You're missing the point of what people mean when they say "if you have nothing to hide...". They're not saying we need to stop legitimate, specific, limited, manually approved warrants from being executed with the aim of finding the truth of a legal matter. Instead, we need to stop illegitimate, broad-sweeping, unlimited, automatically approved acquisition of data from people who are not (as this guy is) under genuine suspicion of committing crimes.

    A very important difference.

    If you have a problem with the crimes, that's different. Totally different. Immoral crimes exist and one of the ways to change them is to break them. This guy obviously has principles and, you know what, good on him. The problem is, you should be prepared to be punished for civil disobediance no matter how legitimate (nobody who goes into this kind of thing should expect a trouble free ride) and you certainly shouldn't co-op the cause of legitimate privacy concerns to protect yourself when you do.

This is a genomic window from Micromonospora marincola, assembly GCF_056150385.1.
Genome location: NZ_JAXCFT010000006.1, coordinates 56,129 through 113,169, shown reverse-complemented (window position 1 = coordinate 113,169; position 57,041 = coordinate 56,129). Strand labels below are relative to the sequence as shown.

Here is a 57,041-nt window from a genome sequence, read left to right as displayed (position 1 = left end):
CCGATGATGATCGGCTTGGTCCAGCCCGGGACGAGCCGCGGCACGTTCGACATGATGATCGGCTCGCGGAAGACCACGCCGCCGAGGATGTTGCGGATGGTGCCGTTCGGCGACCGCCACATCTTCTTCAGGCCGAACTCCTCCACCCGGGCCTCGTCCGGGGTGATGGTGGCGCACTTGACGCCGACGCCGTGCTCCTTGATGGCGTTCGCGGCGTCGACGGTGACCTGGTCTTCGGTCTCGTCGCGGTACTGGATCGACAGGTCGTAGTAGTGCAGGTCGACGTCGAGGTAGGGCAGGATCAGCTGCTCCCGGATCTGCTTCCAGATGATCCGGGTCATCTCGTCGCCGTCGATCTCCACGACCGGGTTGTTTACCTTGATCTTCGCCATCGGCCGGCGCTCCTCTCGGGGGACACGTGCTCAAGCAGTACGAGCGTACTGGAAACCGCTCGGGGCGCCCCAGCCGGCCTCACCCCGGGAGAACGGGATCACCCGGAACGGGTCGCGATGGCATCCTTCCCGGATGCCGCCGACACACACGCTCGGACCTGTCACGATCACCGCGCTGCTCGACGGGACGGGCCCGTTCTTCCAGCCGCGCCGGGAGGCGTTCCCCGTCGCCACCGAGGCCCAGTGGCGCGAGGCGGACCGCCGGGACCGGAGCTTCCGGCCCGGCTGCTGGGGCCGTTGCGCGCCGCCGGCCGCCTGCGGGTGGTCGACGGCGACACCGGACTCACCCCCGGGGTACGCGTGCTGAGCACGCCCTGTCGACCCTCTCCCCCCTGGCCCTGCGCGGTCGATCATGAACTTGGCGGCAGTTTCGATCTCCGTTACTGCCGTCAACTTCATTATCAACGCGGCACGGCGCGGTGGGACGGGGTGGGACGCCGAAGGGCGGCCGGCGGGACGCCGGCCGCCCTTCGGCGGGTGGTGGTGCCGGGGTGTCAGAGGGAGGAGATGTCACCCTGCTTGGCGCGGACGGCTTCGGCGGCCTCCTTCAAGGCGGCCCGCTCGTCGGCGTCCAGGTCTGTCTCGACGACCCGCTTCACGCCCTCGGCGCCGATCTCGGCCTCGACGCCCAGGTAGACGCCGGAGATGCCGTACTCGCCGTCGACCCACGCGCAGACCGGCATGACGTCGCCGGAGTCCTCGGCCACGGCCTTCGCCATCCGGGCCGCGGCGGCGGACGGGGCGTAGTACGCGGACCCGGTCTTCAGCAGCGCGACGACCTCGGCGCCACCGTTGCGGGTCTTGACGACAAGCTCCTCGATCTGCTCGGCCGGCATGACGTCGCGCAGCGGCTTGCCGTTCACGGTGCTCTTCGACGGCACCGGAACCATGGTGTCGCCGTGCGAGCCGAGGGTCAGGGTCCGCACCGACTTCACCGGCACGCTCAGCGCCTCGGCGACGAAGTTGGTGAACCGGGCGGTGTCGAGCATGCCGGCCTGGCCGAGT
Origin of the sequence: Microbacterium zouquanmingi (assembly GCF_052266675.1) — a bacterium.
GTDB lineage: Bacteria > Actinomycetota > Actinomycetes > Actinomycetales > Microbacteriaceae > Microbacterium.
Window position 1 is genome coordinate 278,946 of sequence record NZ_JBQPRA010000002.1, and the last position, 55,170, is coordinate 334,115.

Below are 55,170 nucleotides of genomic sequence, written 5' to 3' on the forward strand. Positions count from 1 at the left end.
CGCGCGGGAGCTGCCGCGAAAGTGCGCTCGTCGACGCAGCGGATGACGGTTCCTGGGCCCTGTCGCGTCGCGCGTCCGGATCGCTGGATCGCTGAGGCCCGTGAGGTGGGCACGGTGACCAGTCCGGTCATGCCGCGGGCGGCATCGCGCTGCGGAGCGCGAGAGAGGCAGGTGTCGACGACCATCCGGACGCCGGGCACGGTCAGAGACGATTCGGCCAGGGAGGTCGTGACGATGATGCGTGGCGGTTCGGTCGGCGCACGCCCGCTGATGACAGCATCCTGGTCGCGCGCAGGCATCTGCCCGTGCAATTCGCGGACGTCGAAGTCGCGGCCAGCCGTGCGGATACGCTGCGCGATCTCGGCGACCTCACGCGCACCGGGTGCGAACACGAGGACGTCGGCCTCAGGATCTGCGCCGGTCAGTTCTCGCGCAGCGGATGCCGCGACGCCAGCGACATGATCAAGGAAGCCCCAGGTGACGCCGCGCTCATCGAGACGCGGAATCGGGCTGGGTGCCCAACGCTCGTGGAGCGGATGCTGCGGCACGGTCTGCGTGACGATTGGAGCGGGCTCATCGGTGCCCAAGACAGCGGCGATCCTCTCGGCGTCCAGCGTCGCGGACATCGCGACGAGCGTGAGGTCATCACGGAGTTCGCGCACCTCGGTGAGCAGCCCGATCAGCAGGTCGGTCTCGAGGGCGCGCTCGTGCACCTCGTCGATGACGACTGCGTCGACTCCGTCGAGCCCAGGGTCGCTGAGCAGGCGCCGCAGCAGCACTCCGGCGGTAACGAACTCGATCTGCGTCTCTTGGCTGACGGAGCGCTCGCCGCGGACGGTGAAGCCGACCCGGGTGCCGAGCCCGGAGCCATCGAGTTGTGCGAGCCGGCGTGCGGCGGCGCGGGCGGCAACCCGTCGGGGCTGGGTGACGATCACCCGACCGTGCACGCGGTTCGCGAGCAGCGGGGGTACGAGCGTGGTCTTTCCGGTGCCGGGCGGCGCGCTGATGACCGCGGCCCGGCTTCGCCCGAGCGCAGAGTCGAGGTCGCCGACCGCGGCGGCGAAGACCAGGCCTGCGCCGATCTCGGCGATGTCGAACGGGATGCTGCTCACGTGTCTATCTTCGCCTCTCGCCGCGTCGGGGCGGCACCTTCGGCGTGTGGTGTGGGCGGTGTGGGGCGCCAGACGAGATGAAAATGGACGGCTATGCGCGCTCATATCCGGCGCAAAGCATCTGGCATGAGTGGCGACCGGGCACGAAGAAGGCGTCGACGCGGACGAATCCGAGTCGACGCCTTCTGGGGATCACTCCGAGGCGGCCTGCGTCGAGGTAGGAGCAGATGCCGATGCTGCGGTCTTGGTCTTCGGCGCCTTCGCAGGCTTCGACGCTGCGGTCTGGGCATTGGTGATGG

• Re:durr (Score:4, Insightful)

    by jellomizer (103300) on Friday September 14, 2012 @03:14PM (#41338591)

    A something happened that to a group that I believed in. There must be some dark reasoning behind it. But if the same thing happened to a group I hated they deserved it.

    for example...
    "Legal pressure has forced Twitter to handed over messages sent by an Tea Party protester. Twitter spent months resisting the call to release the messages, saying to do so would undermine privacy laws. The DC district attorney's office wanted the tweets to help its case against protester Joe Redeck. It believes the messages undermine Mr. Redeck' claim that DC police led protesters on to the Washington Monument to make it easier to arrest them. It claims the messages will show Mr. Redeck was aware of police orders that he then disregarded."

    How dare tweeter hold onto an avoid hinder the investigation against Joe Redeck!!!